Ensure no event will proceed beyond 6.00pm without prior written consent from Byron Shire Council,

All events on site are finished by 6pm.

 

Ensure that neighbouring properties bordering the site are given adequate written notice, being a minimum of two (2) weeks prior to any event being held,

Neighbours are given 2 weeks notice before all events on site.

 

Ensure that any notification of an event entails, a description of the planned event, the estimated duration of the event and contact details of a relevant person overseeing the event,

Yes

 

Ensure consistency with Council’s Events Policy.

Yes

 

INSURANCE AND INCORPORATION

To ensure a duty of care is held for all members, Council requires that all community garden groups maintain a minimum $10,000,000 public liability insurance at all times,

An affiliated community organisation may auspice a community garden group and permit the community garden to be covered under their insurance,

 

Community garden groups may unite to purchase insurance collectively,

Yes, co-insured with Mullumbimby Community Gardens.

 

2 approved
Rotunda

Shed

Pergola

Garden beds

Sandpit

Path and Bollard

 

2c. How you have met special conditions to your site such as the acid sulphate soil management and buffers to sewer mains on the lower boundary

We have been careful not to disturb any of the acid sulphate soil found in some parts of the property.

We have maintained good clearance of all structures from the sewer mains on the lower boundary.

 

2d. Successes and the positive achievements you have created at the site

 

- Shara Community Gardens is a major public through fare and meeting place. One of the strongest guiding principles in the management of the Gardens is to enhance these and develop these qualities. 

-We have, since the construction of our garden shed and the purchase of our mower and whipersniper maintained the garden at a high level keeping the lawns well maintained and the walkways clear at all times. We have worked with council (Andy Erskine from Parks and Gardens) to install a pathway/bikeway with a bollard to stop cars driving through the gardens. This has made what was an eroded often boggy path a joy to use for the community. Where mothers used to get bogged with there prams and people would fall off their bikes they now glide through with ease.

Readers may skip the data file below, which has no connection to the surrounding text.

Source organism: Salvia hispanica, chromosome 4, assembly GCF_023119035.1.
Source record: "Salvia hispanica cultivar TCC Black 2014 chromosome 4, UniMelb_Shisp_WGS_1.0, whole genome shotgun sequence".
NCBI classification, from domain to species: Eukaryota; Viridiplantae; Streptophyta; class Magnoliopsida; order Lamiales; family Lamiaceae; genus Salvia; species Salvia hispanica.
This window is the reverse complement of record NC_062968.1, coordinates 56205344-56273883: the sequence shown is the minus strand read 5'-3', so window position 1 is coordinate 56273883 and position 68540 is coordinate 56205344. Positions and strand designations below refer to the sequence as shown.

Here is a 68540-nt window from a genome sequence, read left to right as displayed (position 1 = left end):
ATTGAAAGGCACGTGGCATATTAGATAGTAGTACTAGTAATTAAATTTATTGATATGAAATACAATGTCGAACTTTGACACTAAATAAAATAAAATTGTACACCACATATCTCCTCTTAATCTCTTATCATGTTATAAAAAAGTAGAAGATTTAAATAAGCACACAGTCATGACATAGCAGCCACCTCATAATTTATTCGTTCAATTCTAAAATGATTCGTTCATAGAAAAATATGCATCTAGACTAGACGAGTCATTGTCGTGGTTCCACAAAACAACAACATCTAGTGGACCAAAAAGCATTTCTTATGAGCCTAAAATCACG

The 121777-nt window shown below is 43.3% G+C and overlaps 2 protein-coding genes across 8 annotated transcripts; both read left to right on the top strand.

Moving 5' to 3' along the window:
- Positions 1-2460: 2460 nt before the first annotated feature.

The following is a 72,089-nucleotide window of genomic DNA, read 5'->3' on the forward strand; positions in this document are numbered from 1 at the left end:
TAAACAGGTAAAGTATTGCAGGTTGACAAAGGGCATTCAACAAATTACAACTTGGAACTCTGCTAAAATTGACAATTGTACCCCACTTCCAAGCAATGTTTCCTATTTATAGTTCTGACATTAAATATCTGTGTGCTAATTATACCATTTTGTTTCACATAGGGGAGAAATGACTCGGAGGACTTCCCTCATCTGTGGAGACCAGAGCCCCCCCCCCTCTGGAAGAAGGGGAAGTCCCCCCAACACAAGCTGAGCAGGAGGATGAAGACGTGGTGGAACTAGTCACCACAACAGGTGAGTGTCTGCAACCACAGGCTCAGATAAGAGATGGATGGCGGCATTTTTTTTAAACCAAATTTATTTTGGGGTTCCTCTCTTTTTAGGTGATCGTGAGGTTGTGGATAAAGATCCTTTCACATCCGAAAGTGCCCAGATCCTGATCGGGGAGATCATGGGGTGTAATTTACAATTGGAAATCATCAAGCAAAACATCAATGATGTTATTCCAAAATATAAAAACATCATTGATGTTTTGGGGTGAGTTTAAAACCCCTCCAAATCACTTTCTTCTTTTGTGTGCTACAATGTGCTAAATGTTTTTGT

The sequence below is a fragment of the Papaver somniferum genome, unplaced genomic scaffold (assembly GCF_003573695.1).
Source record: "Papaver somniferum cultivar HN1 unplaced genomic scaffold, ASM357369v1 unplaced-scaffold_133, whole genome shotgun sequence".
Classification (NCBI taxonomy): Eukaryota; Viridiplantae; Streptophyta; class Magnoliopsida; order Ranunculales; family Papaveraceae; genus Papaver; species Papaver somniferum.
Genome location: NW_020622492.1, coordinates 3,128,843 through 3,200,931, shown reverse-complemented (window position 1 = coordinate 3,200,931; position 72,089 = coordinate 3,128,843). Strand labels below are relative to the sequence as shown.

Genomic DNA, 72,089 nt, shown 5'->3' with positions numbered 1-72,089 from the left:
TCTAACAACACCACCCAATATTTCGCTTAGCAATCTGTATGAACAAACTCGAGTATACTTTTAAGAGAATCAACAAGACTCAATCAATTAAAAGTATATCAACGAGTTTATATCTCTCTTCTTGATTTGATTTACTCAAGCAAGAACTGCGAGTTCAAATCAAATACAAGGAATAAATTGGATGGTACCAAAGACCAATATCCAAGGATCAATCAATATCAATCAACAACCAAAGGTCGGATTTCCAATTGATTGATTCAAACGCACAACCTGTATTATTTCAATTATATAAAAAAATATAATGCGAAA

Since the gardens were developed there has been much more respect for the space in general. No longer do we find people driving through the park and doing donuts in their cars chewing up the grass and making the path all but unusable. 

 

-Shara Community Gardens has become a natural meeting place for people of all different ages and back grounds. Every day there are people moving through the gardens, enjoying the many different plantings and lay out. 

 

-We have both private garden plots (which are reserved for members who pay a small yearly fee) and community plots which are maintained by volunteers and can be harvested by anyone who visits the garden. There are signs to inform people what many of the rare plants are and we regularly have small workshops on various subjects.

 

-Historically the area was neglected with the grass often growing up to a meter high before the council would send in a big tractor with a slasher to knock it down. Being right next to the kindergarden this then posed concerns around snakes etc.

 

-Shara Community Gardens has formed a strong partnership with the preschool next door and we are in constant communication about how we can improve things.

We maintain a strong connection with both the Ocean Shores Primary school and the Preschool with students from the Primary School coming to gardens every week during the school term for classes in the gardens. This has given the children a great chance to lean more about organic gardening and sustainability in general and has also created a connection for these children and their parents to the space, which has in tern meant that they visit regularly and encourage their friends respect the space.

 

-With council approval, we have built a pergola and sand pit and hope to extend this to include a basic playground for young children. A weekly playgroup has started.

 

-Our aim is to develop the garden to serve the local community whilst promoting local food growing and sustainability in as many ways as possible. In the time that we have been working in and developing the garden we have found that it has become a major public meeting point. Especially for families, mums and dads walking with the kids and grandparents with grand children. More and more we are seeing people meeting in the gardens for a picnic or just a chat. Strolling through the private and community beds looking and learning.

 

 


BYRON SHIRE COUNCIL

Staff Reports - Corporate and Community Services                                          13.2

 

 

Report No. 13.2           Investments - February 2015

Directorate:                 Corporate and Community Services

Report Author:           James Brickley, Manager Finance

File No:                        I2015/188

Theme:                         Corporate Management

                                      Financial Services